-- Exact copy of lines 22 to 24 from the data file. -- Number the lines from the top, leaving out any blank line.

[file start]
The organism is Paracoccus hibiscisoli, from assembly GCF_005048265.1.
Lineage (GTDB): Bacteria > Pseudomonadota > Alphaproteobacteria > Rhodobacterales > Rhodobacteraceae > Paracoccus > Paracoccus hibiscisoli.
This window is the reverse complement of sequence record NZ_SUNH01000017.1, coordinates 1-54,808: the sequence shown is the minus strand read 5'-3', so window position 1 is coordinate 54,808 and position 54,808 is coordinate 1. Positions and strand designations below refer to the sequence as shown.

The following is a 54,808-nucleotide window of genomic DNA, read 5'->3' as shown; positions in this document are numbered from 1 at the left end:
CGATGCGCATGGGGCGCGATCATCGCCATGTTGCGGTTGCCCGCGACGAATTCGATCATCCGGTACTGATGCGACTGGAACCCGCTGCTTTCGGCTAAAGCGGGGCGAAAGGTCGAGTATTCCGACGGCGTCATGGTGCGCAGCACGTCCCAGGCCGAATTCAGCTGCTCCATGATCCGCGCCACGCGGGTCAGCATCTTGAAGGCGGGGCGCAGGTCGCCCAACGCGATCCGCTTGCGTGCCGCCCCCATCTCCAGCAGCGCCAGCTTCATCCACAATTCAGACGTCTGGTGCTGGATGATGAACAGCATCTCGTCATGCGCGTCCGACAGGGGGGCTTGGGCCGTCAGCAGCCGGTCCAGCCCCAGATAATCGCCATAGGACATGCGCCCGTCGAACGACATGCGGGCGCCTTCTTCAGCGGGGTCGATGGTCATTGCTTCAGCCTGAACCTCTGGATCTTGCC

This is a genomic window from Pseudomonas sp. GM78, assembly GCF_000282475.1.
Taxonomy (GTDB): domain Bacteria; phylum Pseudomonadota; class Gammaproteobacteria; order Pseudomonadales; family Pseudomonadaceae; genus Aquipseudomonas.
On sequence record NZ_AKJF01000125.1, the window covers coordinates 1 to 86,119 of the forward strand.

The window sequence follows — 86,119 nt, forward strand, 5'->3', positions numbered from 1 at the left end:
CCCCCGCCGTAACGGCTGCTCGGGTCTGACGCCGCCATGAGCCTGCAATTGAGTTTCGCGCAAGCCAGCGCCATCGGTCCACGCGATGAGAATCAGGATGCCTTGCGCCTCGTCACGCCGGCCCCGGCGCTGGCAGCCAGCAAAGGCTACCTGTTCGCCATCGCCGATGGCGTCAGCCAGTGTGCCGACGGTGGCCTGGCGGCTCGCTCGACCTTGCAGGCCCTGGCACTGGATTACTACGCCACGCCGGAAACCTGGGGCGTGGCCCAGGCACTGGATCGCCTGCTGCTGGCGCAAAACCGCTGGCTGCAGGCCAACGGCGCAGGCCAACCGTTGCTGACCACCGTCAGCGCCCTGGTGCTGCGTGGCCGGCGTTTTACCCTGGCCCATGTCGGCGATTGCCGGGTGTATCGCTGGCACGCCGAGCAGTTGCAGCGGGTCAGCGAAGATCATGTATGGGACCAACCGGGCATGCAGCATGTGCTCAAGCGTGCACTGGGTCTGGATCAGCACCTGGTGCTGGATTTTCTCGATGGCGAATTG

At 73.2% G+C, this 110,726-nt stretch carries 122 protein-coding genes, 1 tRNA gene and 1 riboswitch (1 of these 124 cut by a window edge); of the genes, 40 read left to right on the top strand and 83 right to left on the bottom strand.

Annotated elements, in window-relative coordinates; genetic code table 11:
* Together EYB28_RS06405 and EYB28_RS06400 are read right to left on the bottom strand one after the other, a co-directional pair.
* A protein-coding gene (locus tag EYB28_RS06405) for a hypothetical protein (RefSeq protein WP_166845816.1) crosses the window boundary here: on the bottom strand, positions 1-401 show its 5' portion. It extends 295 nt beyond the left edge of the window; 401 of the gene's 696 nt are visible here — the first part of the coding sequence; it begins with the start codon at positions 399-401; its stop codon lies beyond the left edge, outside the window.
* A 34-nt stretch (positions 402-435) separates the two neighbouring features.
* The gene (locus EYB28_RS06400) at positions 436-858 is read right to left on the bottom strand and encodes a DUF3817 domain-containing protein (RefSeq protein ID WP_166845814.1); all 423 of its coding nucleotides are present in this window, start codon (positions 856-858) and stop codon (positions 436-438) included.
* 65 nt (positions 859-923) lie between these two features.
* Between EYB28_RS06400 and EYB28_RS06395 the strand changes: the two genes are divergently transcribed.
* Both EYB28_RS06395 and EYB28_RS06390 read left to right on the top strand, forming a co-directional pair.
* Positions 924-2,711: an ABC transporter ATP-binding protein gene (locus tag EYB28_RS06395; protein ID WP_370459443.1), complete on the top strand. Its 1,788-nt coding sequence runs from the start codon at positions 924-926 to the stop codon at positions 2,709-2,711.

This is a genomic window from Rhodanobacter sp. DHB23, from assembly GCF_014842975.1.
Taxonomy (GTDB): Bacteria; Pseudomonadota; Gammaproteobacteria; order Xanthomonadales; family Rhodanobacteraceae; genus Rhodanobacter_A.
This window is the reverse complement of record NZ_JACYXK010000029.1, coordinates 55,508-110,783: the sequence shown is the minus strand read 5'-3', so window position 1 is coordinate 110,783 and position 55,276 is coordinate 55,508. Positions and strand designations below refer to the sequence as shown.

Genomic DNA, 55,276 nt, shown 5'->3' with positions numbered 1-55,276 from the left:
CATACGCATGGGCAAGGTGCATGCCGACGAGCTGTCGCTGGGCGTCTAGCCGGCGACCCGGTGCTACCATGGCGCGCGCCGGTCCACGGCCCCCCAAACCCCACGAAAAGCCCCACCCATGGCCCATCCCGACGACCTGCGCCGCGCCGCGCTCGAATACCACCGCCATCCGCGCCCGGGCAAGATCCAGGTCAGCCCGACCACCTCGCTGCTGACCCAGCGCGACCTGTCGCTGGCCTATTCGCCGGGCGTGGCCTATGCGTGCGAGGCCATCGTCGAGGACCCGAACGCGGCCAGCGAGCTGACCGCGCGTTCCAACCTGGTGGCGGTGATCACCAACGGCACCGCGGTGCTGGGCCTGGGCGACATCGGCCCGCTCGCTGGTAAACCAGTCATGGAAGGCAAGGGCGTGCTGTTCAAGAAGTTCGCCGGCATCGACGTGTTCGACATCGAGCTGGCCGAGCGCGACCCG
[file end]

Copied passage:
Taxonomy (GTDB): Bacteria; Pseudomonadota; Gammaproteobacteria; order Xanthomonadales; family Rhodanobacteraceae; genus Rhodanobacter_A.
This window is the reverse complement of record NZ_JACYXK010000029.1, coordinates 55,508-110,783: the sequence shown is the minus strand read 5'-3', so window position 1 is coordinate 110,783 and position 55,276 is coordinate 55,508. Positions and strand designations below refer to the sequence as shown.

Genomic DNA, 55,276 nt, shown 5'->3' with positions numbered 1-55,276 from the left: